Using language to express and understand each other is the corner stone of communication. It’s how we learn and grow. While most people equate language with speech, the two are not the same.
In fact, even hearing people use non-verbal ways to communicate with each other every day: facial expressions, body language, eye contact, personal space, and touch. Then there are hand gestures. Hand gestures are one of the most popular way for us to get our point across; they can even help us form clearer thoughts, be more descriptive, and express our temperament.
For those who are deaf or hard of hearing though, using your hands to communicate takes on a whole new meaning. Despite the popular misconception, there is no universal sign language. Sign languages are just as diverse as verbal languages.
Believe it or not, there are over 135 different sign languages used around the world. Some of the more popular forms of sign language include: American Sign Language (ASL), Australian Sign Language (Auslan), British Sign Language (BSL), French Sign Language (Langue des signes française, LSF), and Quebec Sign Language (Langue des signes québécoise or Langue des signes du Québec (LSQ).
Each sign language is different. Someone who knows ASL may not understand BLS or Auslan.
ASL is the primary form of sign language used in the U.S. and English Canada. It is a complete, natural language that functions the same as a spoken language does, with its own unique grammar, rules for pronunciation, word order, and word formation. As many as 500,000 people in North America use ASL to communicate with one another.
ASL is expressed using different hand movement and facial expressions. Most people are familiar with fingerspelling; each letter is formed using a distinct handshape. The ASL fingerspelling alphabet is made up of 22 different handshapes, which used with certain movements and positions, represent the 26 letters of the English alphabet.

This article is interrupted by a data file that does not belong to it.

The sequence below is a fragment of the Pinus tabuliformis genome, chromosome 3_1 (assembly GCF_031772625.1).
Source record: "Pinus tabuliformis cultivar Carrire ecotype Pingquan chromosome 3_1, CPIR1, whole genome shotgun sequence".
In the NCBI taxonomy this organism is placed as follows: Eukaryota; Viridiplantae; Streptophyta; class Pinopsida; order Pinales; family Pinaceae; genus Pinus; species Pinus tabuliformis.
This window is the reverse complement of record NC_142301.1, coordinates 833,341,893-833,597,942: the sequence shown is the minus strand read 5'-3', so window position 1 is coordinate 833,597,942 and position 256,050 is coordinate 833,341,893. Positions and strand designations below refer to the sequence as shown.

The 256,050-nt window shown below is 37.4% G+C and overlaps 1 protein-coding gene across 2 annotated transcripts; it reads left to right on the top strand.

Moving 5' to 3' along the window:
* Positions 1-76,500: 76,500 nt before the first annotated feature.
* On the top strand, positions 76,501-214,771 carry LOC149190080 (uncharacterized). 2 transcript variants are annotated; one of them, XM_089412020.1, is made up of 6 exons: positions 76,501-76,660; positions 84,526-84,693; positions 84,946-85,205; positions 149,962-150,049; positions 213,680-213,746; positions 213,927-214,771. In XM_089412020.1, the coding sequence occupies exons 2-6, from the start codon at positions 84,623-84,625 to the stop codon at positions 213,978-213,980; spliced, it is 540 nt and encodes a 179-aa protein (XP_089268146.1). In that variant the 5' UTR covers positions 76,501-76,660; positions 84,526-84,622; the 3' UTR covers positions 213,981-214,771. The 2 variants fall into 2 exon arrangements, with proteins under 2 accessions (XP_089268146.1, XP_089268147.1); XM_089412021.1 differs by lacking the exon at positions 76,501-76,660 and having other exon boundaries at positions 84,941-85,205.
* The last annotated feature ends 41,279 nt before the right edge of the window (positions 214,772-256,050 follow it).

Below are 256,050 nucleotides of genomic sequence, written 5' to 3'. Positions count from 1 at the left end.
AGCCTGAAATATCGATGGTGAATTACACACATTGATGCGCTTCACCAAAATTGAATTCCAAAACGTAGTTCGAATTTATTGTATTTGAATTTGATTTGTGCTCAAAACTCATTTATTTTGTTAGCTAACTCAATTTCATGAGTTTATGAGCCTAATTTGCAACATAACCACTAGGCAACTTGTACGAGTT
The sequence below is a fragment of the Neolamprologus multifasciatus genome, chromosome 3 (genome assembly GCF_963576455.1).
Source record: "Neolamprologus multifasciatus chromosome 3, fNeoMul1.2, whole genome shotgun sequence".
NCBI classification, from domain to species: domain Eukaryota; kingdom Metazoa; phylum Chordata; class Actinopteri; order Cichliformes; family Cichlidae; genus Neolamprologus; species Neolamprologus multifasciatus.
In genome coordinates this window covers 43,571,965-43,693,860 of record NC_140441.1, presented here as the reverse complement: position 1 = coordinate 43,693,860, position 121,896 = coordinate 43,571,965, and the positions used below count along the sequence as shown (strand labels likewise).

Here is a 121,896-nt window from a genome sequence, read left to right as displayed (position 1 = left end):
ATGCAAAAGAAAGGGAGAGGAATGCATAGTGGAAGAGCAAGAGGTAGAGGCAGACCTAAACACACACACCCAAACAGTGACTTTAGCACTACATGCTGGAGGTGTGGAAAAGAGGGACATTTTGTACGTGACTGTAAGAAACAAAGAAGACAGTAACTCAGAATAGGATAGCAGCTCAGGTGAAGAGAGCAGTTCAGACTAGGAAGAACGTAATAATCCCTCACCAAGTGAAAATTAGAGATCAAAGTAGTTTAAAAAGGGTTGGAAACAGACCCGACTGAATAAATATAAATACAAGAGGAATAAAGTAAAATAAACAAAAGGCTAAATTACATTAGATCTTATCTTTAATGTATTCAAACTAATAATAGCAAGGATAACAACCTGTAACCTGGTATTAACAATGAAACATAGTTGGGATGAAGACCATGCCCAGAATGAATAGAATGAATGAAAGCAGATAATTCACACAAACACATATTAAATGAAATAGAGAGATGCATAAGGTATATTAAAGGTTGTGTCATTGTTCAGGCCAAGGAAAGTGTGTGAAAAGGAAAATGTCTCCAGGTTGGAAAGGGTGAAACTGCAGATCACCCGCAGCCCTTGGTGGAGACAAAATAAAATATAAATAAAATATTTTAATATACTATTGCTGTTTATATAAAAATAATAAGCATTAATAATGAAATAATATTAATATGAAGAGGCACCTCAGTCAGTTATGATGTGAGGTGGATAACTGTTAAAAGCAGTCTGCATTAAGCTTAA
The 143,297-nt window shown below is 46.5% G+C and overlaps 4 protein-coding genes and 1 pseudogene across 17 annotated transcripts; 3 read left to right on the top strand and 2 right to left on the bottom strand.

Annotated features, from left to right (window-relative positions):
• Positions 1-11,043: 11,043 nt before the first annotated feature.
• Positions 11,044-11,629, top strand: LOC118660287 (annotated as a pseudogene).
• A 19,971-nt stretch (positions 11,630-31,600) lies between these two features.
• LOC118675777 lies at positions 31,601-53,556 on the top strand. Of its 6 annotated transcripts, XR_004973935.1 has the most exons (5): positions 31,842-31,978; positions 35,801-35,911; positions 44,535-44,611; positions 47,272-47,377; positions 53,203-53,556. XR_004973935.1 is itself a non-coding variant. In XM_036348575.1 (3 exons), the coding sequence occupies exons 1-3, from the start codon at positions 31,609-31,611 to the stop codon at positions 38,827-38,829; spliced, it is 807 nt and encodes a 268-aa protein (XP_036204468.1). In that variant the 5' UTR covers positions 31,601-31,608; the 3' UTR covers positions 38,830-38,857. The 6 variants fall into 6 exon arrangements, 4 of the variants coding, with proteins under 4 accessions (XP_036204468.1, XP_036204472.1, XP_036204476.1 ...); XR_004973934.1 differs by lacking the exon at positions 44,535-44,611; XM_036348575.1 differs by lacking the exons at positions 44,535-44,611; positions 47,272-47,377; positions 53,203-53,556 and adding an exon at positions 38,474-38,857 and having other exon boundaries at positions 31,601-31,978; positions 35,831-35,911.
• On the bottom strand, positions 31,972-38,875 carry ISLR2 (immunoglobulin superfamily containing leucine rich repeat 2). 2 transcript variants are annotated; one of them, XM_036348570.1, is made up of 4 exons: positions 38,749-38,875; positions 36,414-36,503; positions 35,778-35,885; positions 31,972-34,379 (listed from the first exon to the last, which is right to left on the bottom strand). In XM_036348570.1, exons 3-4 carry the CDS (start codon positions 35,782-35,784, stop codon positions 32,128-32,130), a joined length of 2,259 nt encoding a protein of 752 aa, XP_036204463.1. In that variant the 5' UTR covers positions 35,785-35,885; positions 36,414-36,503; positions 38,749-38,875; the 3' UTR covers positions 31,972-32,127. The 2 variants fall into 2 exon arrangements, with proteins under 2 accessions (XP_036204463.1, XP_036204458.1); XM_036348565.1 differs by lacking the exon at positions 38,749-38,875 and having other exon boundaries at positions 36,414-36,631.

While ASL might use a hand gesture to represent a word, fingerspelling is used for proper names, places, titles, organizations, brands, or to indicate the English word for something.
There is a lot of room to personalize the use of ASL. Case in point, ASL has regional accents and dialects. Depending on where a user lives, they will have their own variations in the rhythm of signing, pronunciation, signs used, and even slang. And, just like a spoken language, gender and age can also affect how ASL is used.
There is also more to ASL than hand signs. ASL also uses body language and facial expressions to express emotion and grammar. Using the wrong one could result in you saying something different than what you intended to.
You’re Never Too Young or Old to Learn ASL
It’s true. You’re never too young or old to learn ASL.
For a child, the stages of learning ASL is the same as those for a spoken language. A deaf child born to parents who are deaf and use ASL will learn ASL as naturally as a hearing child does a spoken language.
That said, the vast majority of deaf children, 90%, are born to parents who hear. That’s why it’s important for a deaf child born to hearing parents to take ASL classes and learn to communicate as early as possible.
The earlier children are exposed to ASL, the better their language and cognitive skills along with social development will become. It’s also important for hearing parents to take classes to become fluent in ASL.
While children have the capability to learn ASL fast, the ability to learn and process ASL does not diminish with age. Learning ASL no matter how old you are will help you communicate with others, feel less isolated, and more empowered.
Deaf & Hear Alberta offers a wide variety of books, games, and DVDs to help those of every age learn ASL. If you want to learn in a group setting with your peers, we provide ASL classed in both Calgary and Edmonton. All of these classes are taught by qualified deaf instructors whose first language is ASL.